- Maurya, Shunga and Satavahana Collection
- Kushana Collection
- Gupta Art Collection
- Early Medieval Sculpture Collection
- Late Medieval Sculpture Collection
- Bronze Collection
- Buddhist Art Collection
The Mauryan Empire thrived from 322 B.C.E. to 185 B.C.E. and its first king was Chandragupta Maurya who ruled from Patliputra (present-day Patna). The expanse of the Mauryan empire was very large- from Himalayas in the North, to present-day Assam in the East, to Baluchistan in the West, stretching to the South eastern parts of Iran and much of what is now Afghanistan, including the modern Herat and Kandhar provinces.
During the Mauryan period, and particularly during the reign of the Great Emperor Asoka (270 to 232 B.C.E.) and with his embrace of Buddhism, which became the predominant religion during the time, Buddhist influence in the sculptures became visible. Asoka erected many Pillars topped by famous sculptures of animals, mostly lions, of which six survive around India, carrying his edicts. Mauryan art is represented both in court art as well as popular art. While the tall stone pillars and their decorative capitals represent court art, examples of popular art may be seen in sculptures like the Deedarganj Yakshi which now in the Patna Museum in Bihar. Mauryan sculptures were executed in red spotted sandstone (quarried from Mathura) and the close grained buff coloured sandstone (quarried from Chunar). Mauryan sculptures are significant for their large scale, robust and fully formed figures and the unique glaze like polish that provides a sophisticated finish to the sculptures.
The Mauryan period was followed by the Shunga period (2nd-1st century B.C.E.), during which a simpler style was adopted. The sculptures of Shunga period were used primarily to decorate Stupas ( mound shaped architectural edifices that usually housed the relics of Buddha or were erected in the memory of Buddha and great Buddhist teachers) at Bodh Gaya (in Bihar), Bharhut and Sanchi (in Madhya Pradesh). These depict life scenes of Buddha or the Jatakas- tales based on stories of Buddha’s previous births. Folk deities like Yaksha, Yakshi and Salabhanjika are also common figures found in Shunga art.
In the Deccan, the patronage of Satavahana kings supported by lay disciples produced a large number of rock-cut caves. Important structures like Stupas were built at Amaravati and Ghantasala, both of which are represented here through some remarkable specimens. The narrative quality of the stories and the creativity apparent in the fantastically sculpted capitals and cornices make these masterpieces of Buddhist art. The Satavahanas added four gateways to the railing of the Great Stupa at Sanchi, in present day Madhya Pradesh, which was enlarged during the Shunga period. Two sculptures exhibited in the gallery belong to the gateway of Sanchi, which convey the grandeur of the Sanchi Stupa and its importance in Satvahana society.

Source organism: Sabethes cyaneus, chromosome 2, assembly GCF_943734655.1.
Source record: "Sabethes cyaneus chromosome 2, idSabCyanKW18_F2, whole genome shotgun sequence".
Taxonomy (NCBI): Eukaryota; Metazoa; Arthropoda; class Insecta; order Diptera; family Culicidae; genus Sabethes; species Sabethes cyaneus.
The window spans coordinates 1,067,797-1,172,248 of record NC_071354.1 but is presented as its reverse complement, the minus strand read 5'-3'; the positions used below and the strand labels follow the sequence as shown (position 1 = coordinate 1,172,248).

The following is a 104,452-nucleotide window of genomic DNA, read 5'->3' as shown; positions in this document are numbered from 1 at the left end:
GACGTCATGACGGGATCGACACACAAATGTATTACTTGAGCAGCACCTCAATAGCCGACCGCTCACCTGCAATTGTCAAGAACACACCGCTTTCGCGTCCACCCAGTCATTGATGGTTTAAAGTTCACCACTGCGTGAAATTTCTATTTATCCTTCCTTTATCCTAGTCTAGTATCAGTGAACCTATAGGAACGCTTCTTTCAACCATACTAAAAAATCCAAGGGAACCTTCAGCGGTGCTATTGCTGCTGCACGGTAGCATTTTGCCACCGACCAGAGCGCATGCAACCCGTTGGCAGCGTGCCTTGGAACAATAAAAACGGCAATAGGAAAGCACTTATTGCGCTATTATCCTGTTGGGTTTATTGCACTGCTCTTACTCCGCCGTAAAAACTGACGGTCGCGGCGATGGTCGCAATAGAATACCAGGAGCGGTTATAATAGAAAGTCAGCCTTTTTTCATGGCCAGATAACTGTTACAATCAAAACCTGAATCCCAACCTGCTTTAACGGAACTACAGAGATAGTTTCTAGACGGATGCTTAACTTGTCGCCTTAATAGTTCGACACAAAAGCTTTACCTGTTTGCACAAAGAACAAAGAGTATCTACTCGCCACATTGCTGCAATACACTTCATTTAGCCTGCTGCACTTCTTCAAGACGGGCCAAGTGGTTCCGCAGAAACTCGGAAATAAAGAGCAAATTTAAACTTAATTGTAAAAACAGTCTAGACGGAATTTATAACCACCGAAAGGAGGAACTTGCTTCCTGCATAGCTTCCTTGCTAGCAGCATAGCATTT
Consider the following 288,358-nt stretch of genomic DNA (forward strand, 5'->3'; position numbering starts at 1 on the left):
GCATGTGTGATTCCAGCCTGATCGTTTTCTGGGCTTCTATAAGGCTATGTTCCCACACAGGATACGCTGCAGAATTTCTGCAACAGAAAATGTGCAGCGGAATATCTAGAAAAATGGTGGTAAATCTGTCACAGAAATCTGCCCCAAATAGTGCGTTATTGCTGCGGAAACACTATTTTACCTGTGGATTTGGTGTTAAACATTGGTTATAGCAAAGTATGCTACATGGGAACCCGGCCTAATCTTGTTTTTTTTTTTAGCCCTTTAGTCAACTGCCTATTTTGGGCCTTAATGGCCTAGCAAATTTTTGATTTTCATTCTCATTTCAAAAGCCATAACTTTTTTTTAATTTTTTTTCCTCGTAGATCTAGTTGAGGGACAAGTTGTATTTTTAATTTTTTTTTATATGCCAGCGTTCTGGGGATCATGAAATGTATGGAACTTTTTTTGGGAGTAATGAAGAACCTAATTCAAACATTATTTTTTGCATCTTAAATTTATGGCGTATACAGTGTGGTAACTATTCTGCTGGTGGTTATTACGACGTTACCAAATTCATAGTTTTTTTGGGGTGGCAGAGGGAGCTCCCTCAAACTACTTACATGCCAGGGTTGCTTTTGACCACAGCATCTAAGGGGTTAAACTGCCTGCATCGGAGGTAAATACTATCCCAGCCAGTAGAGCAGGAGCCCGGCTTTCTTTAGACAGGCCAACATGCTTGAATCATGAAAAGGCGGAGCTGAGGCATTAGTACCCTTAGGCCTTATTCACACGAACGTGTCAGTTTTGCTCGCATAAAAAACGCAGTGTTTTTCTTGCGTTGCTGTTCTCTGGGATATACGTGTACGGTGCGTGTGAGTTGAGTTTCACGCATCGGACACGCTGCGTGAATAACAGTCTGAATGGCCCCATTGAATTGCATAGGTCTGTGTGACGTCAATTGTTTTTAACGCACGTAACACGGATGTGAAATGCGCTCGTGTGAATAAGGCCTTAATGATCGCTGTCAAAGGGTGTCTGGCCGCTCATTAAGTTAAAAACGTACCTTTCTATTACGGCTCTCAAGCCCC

The Kushana gallery represents three overlapping styles of Indian art - Mathura, Gandhara and Ikshvaku. These styles flourished together from 1st to 3rd century C.E. This was a period of immense profusion of visual art, particularly under the influence of Buddhism. Buddha was represented in human form for the first time. Earlier to this he was depicted through symbols such as the Bodhi Tree and the Lotus. Images of most of the Hindu and Jaina deities were also depicted in human form for the first time during this period.
The main centers of artistic activity under the Kushanas were the regions of Gandhara and Mathura, each of which developed its own distinct style. While Mathura art was indigenous, the art of Gandhara evolved under the Greco-Roman influence, as evident from the iconography, form and costumes of sculptures. Mathura artists used locally available spotted red sandstone, while the Gandharan artists selected the local greyish schist. The artists of Mathura supplied images to all the prevalent faiths, in and around Mathura and also to distant places whereas artists from Gandhara concentrated mostly on Buddhist subjects.
At the far end of this gallery, a few Kushana sculptures in red mottled sandstone stand representative of this school. Among the Gandharan sculptures are the youthful Buddha and Maitreya (future Buddha) images, and a few sculptures depicting scenes from the Buddha’s life besides a large number of stucco images and portraits.